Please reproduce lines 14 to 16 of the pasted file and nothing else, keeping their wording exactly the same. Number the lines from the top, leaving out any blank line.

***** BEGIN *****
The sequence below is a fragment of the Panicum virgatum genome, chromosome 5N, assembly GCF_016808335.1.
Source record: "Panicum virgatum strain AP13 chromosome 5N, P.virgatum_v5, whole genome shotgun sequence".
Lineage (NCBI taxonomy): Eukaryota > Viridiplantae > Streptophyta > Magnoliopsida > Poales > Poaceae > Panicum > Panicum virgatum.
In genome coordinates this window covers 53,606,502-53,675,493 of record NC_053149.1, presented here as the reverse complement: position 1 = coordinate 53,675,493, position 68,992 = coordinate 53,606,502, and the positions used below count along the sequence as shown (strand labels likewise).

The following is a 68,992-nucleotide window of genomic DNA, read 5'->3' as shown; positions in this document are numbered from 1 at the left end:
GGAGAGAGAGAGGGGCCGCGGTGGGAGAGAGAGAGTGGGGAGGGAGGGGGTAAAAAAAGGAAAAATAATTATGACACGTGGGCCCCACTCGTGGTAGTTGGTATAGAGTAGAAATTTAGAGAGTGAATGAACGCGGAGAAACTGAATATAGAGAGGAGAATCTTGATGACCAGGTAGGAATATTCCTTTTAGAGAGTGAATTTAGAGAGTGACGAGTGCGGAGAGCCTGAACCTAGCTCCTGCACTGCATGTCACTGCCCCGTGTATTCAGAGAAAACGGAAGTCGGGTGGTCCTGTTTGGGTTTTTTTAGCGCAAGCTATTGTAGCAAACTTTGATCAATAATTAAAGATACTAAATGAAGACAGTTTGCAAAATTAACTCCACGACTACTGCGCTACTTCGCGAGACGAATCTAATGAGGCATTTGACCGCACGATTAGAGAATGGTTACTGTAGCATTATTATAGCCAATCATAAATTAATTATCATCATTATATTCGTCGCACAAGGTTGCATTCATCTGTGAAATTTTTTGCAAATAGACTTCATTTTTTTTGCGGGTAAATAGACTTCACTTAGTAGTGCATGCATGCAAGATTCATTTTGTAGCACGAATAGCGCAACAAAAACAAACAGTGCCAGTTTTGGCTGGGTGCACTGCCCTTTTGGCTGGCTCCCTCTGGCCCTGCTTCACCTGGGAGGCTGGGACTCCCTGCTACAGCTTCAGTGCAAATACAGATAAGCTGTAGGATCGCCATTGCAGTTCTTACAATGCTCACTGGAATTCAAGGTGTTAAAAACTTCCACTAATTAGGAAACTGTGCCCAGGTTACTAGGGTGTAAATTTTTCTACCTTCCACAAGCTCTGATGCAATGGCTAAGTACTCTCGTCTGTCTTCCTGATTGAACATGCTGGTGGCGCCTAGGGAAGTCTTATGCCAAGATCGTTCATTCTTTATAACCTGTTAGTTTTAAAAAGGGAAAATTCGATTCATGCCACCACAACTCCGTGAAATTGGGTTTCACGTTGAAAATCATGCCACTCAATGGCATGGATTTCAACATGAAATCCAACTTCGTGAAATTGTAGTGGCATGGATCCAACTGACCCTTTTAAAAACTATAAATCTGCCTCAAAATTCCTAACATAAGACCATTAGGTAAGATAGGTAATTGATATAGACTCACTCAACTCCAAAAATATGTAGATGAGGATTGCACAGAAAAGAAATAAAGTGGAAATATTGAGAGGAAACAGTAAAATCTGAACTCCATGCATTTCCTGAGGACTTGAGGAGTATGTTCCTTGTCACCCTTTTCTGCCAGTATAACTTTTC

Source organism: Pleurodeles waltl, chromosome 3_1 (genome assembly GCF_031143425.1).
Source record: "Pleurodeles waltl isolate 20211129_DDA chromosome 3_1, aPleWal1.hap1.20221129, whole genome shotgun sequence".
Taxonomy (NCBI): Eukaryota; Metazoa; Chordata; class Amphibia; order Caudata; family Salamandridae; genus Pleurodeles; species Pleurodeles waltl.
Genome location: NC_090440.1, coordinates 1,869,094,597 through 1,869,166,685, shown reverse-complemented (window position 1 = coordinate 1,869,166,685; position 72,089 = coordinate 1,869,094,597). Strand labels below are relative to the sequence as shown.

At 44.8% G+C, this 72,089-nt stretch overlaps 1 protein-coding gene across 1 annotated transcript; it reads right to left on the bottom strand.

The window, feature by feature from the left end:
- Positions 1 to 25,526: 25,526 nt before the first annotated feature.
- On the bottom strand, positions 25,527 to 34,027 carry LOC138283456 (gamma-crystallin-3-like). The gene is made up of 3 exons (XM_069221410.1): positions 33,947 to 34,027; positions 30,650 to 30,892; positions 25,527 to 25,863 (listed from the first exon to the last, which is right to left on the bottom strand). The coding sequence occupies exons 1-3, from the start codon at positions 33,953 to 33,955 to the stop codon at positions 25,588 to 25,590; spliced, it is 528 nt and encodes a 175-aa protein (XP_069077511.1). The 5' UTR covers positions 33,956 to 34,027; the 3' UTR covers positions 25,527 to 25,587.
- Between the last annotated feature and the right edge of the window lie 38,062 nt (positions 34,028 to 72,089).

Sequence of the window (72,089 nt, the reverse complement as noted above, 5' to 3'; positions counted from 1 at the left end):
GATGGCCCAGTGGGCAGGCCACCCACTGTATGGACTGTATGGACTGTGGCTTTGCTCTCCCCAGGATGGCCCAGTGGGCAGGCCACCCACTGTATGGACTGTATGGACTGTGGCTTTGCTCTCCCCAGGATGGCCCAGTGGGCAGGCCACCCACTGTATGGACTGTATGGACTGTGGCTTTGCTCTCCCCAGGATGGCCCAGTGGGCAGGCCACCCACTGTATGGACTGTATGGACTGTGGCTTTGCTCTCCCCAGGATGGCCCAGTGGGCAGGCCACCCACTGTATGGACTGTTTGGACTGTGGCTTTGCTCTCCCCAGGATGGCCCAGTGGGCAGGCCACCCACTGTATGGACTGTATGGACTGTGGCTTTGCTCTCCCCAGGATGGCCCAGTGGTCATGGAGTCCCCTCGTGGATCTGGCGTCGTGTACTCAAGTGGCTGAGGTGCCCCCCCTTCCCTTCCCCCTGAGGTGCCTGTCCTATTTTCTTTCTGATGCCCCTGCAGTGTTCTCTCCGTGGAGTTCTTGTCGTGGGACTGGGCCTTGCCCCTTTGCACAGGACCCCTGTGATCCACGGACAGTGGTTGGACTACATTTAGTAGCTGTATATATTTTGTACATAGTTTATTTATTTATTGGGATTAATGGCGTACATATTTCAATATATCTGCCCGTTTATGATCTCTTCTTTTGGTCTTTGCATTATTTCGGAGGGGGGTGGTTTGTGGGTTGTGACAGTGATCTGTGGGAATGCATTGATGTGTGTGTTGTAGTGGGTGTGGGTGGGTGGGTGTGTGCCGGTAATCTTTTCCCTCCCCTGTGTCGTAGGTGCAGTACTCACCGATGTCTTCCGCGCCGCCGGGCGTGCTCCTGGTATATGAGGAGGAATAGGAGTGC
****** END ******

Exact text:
- On the bottom strand, positions 25,527 to 34,027 carry LOC138283456 (gamma-crystallin-3-like). The gene is made up of 3 exons (XM_069221410.1): positions 33,947 to 34,027; positions 30,650 to 30,892; positions 25,527 to 25,863 (listed from the first exon to the last, which is right to left on the bottom strand). The coding sequence occupies exons 1-3, from the start codon at positions 33,953 to 33,955 to the stop codon at positions 25,588 to 25,590; spliced, it is 528 nt and encodes a 175-aa protein (XP_069077511.1). The 5' UTR covers positions 33,956 to 34,027; the 3' UTR covers positions 25,527 to 25,587.
- Between the last annotated feature and the right edge of the window lie 38,062 nt (positions 34,028 to 72,089).

Sequence of the window (72,089 nt, the reverse complement as noted above, 5' to 3'; positions counted from 1 at the left end):